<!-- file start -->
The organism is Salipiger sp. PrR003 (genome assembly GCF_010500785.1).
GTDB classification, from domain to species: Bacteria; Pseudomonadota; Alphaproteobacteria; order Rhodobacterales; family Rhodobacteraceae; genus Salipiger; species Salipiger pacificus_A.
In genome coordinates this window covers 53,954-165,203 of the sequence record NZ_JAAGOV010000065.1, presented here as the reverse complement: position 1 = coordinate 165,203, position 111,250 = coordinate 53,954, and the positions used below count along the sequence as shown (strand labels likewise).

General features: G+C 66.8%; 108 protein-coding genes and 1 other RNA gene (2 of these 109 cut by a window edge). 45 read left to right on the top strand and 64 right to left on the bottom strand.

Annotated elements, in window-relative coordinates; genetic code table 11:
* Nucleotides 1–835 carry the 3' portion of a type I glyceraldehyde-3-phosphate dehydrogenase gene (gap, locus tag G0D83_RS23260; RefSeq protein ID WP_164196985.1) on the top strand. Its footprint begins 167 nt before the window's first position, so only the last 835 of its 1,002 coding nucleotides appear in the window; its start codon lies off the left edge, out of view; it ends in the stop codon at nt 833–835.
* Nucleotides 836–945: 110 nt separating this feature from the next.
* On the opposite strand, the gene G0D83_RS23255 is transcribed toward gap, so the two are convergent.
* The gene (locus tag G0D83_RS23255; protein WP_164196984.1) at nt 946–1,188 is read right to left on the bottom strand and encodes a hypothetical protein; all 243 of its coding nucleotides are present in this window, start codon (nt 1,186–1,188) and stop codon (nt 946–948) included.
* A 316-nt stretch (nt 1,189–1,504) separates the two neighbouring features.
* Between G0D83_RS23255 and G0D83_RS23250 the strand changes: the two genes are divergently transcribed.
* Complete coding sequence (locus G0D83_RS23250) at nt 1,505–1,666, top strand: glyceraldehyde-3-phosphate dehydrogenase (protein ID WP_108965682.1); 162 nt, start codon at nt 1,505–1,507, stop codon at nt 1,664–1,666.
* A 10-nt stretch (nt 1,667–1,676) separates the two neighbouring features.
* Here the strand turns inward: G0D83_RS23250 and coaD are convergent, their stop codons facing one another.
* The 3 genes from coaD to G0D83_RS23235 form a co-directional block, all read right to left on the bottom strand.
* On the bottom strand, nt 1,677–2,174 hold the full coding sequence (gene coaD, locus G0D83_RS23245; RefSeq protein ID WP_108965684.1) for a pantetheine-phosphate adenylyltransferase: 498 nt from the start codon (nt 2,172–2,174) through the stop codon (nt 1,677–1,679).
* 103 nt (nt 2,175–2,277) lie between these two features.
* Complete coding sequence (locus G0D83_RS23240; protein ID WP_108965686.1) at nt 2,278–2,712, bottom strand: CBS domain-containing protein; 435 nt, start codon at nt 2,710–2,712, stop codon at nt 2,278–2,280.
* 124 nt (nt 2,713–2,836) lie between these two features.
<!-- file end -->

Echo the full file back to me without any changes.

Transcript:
The organism is Salipiger sp. PrR003 (genome assembly GCF_010500785.1).
GTDB classification, from domain to species: Bacteria; Pseudomonadota; Alphaproteobacteria; order Rhodobacterales; family Rhodobacteraceae; genus Salipiger; species Salipiger pacificus_A.
In genome coordinates this window covers 53,954-165,203 of the sequence record NZ_JAAGOV010000065.1, presented here as the reverse complement: position 1 = coordinate 165,203, position 111,250 = coordinate 53,954, and the positions used below count along the sequence as shown (strand labels likewise).

General features: G+C 66.8%; 108 protein-coding genes and 1 other RNA gene (2 of these 109 cut by a window edge). 45 read left to right on the top strand and 64 right to left on the bottom strand.

Annotated elements, in window-relative coordinates; genetic code table 11:
* Nucleotides 1–835 carry the 3' portion of a type I glyceraldehyde-3-phosphate dehydrogenase gene (gap, locus tag G0D83_RS23260; RefSeq protein ID WP_164196985.1) on the top strand. Its footprint begins 167 nt before the window's first position, so only the last 835 of its 1,002 coding nucleotides appear in the window; its start codon lies off the left edge, out of view; it ends in the stop codon at nt 833–835.
* Nucleotides 836–945: 110 nt separating this feature from the next.
* On the opposite strand, the gene G0D83_RS23255 is transcribed toward gap, so the two are convergent.
* The gene (locus tag G0D83_RS23255; protein WP_164196984.1) at nt 946–1,188 is read right to left on the bottom strand and encodes a hypothetical protein; all 243 of its coding nucleotides are present in this window, start codon (nt 1,186–1,188) and stop codon (nt 946–948) included.
* A 316-nt stretch (nt 1,189–1,504) separates the two neighbouring features.
* Between G0D83_RS23255 and G0D83_RS23250 the strand changes: the two genes are divergently transcribed.
* Complete coding sequence (locus G0D83_RS23250) at nt 1,505–1,666, top strand: glyceraldehyde-3-phosphate dehydrogenase (protein ID WP_108965682.1); 162 nt, start codon at nt 1,505–1,507, stop codon at nt 1,664–1,666.
* A 10-nt stretch (nt 1,667–1,676) separates the two neighbouring features.
* Here the strand turns inward: G0D83_RS23250 and coaD are convergent, their stop codons facing one another.
* The 3 genes from coaD to G0D83_RS23235 form a co-directional block, all read right to left on the bottom strand.
* On the bottom strand, nt 1,677–2,174 hold the full coding sequence (gene coaD, locus G0D83_RS23245; RefSeq protein ID WP_108965684.1) for a pantetheine-phosphate adenylyltransferase: 498 nt from the start codon (nt 2,172–2,174) through the stop codon (nt 1,677–1,679).
* 103 nt (nt 2,175–2,277) lie between these two features.
* Complete coding sequence (locus G0D83_RS23240; protein ID WP_108965686.1) at nt 2,278–2,712, bottom strand: CBS domain-containing protein; 435 nt, start codon at nt 2,710–2,712, stop codon at nt 2,278–2,280.
* 124 nt (nt 2,713–2,836) lie between these two features.